This week in odd news: Snake in pants and a cow in a pool

This illustration made available by the European Southern Observatory in 2014 shows shows dust surrounding a supernova explosion. On Wednesday, Nov. 8, 2017, astronomers reported that a star 500 million light-years away exploded in 1954 and apparently again in 2014. The research confounds scientists who thought they knew how dying stars ticked. (M. Kornmesser/ESO via AP)

SNAKE SURPRISE: GERMAN POLICE DETAIN MAN WITH A 14-INCH PYTHON IN HIS PANTS

BERLIN (AP) — A young man detained by police during a drunken argument in Germany was found to be carrying a baby python in his pants, and may be in trouble under animal welfare laws.

Police in the southwestern city of Darmstadt said the 19-year-old was detained on Tuesday night after a loud argument with another man disturbed residents. They said he was searched and officers noticed “a significant bulge in his trousers.”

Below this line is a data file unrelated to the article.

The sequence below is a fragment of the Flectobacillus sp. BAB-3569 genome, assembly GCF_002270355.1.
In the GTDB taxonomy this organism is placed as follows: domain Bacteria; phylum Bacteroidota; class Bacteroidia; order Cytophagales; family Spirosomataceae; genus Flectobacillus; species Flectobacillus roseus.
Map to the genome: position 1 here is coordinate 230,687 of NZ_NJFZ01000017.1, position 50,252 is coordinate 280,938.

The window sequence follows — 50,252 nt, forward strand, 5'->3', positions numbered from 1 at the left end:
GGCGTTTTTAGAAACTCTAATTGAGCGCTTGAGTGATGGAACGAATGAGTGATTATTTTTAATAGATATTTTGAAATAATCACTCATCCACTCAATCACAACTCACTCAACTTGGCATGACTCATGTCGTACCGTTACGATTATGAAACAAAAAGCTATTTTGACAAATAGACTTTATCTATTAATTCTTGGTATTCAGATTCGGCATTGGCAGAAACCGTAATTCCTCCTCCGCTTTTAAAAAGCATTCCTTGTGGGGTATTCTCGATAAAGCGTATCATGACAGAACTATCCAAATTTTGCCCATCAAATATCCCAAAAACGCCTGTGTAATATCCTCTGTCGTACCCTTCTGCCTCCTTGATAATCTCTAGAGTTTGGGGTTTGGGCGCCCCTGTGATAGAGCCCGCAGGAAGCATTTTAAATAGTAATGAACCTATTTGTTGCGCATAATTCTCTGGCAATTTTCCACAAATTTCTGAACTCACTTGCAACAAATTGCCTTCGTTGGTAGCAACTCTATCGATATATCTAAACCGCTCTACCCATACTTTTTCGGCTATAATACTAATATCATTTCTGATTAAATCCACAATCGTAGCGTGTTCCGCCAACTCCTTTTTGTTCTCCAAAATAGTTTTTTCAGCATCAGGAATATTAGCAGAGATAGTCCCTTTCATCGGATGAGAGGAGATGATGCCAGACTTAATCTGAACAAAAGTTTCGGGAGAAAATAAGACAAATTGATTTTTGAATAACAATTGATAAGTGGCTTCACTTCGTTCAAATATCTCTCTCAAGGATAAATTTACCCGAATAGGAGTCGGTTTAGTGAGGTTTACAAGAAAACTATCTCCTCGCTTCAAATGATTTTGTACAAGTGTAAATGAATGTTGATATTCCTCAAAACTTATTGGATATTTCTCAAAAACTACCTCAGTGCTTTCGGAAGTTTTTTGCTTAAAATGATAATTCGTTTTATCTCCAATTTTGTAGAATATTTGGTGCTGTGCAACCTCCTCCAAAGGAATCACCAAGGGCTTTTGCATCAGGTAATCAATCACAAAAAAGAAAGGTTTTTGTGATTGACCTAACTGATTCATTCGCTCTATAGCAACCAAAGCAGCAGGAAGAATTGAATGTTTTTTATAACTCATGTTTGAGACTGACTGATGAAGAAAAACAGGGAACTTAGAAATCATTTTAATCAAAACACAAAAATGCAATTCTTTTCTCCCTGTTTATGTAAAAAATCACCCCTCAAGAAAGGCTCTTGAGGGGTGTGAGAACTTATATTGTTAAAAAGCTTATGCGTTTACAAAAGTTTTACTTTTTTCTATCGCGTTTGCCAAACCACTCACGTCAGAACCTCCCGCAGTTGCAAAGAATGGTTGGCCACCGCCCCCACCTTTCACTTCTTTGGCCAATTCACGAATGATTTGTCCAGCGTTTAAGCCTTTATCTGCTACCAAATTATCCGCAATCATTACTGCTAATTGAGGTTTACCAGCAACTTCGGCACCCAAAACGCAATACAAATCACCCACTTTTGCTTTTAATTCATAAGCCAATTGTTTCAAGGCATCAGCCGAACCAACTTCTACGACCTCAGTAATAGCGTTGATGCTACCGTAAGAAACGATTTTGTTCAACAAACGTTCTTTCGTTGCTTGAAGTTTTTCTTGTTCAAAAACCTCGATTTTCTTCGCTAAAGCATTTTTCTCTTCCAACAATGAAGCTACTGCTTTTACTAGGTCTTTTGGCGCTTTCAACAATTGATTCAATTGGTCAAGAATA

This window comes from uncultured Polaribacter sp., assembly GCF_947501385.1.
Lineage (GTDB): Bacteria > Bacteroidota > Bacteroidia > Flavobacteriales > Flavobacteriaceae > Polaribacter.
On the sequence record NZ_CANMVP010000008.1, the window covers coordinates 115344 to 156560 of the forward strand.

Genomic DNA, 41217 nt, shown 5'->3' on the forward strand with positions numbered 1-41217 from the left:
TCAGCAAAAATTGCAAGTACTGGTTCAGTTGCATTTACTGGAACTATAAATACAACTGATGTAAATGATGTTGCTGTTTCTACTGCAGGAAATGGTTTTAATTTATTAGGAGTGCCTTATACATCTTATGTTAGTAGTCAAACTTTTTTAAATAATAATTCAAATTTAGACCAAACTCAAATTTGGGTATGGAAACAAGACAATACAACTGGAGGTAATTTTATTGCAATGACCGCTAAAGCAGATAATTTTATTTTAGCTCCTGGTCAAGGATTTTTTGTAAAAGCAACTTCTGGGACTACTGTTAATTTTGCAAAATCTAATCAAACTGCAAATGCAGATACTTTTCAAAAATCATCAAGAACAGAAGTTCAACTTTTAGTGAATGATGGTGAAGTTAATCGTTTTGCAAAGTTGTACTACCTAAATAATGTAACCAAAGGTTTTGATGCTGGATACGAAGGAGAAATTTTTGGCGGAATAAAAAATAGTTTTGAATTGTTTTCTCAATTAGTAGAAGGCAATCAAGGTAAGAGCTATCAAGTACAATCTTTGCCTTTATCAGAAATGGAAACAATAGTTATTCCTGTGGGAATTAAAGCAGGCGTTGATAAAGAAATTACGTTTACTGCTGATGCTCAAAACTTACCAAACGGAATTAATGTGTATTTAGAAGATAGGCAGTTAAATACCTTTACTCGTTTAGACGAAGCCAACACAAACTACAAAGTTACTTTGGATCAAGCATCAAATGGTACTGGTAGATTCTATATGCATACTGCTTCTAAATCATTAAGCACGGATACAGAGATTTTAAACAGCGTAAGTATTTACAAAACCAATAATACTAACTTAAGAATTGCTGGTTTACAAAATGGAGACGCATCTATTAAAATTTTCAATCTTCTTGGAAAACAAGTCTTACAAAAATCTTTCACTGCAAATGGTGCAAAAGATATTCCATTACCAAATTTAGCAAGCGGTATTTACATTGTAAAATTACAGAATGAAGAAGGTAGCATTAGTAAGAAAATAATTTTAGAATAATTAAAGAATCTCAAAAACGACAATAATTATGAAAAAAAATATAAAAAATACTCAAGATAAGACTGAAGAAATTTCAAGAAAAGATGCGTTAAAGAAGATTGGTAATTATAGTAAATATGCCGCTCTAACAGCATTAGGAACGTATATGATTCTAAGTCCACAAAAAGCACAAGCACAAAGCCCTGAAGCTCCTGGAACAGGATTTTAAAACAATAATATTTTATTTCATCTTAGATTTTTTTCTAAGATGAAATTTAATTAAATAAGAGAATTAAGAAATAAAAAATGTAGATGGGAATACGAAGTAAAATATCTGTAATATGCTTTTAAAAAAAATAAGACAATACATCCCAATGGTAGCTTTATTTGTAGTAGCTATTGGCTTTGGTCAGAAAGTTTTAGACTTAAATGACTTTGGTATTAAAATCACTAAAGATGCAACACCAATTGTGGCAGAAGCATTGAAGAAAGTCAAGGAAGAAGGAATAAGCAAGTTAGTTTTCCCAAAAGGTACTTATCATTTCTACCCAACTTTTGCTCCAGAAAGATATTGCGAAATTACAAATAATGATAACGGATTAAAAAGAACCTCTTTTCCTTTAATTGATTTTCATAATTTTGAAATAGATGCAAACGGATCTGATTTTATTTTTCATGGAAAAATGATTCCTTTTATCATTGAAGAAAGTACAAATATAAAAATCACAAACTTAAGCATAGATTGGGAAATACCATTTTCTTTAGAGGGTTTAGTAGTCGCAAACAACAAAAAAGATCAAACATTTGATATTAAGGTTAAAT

The man told officers that he had a snake in his pants, and pulled out a 35-centimeter (14-inch) baby king python.

He was taken to a police cell to sober up, and the snake put in a box. Police said Wednesday they were looking for the reptile’s owner and examining whether “the non-species-appropriate transport” violated animal protection laws.

SCREAMS OF “HELP!” DRAW 911 CALL, BUT PARROT IS THE SCREAMER

CLACKAMAS, Ore. (AP) — A deliveryman in Oregon who heard a woman’s screams for help had his wife call 911, but when a deputy showed up it turned out the screamer was a parrot, not a woman.

The Oregonian/OregonLive reported Tuesday that when Clackamas County Sheriff’s Deputy Hayden Sanders showed up, all he found was Diego the Parrot.

The green-and-yellow bird was in good health and no humans were involved.

GERMANS CAN NOW TWEET RINDFLEISCHETIKETTIERUNGSUEBERWACHUNGSAUFGABENUEBERTRAGUNGSGESETZ

BERLIN (AP) — German bureaucrats — notorious for their ability to create lengthy tongue twisters consisting of one single word — are celebrating the doubling of Twitter’s character limit.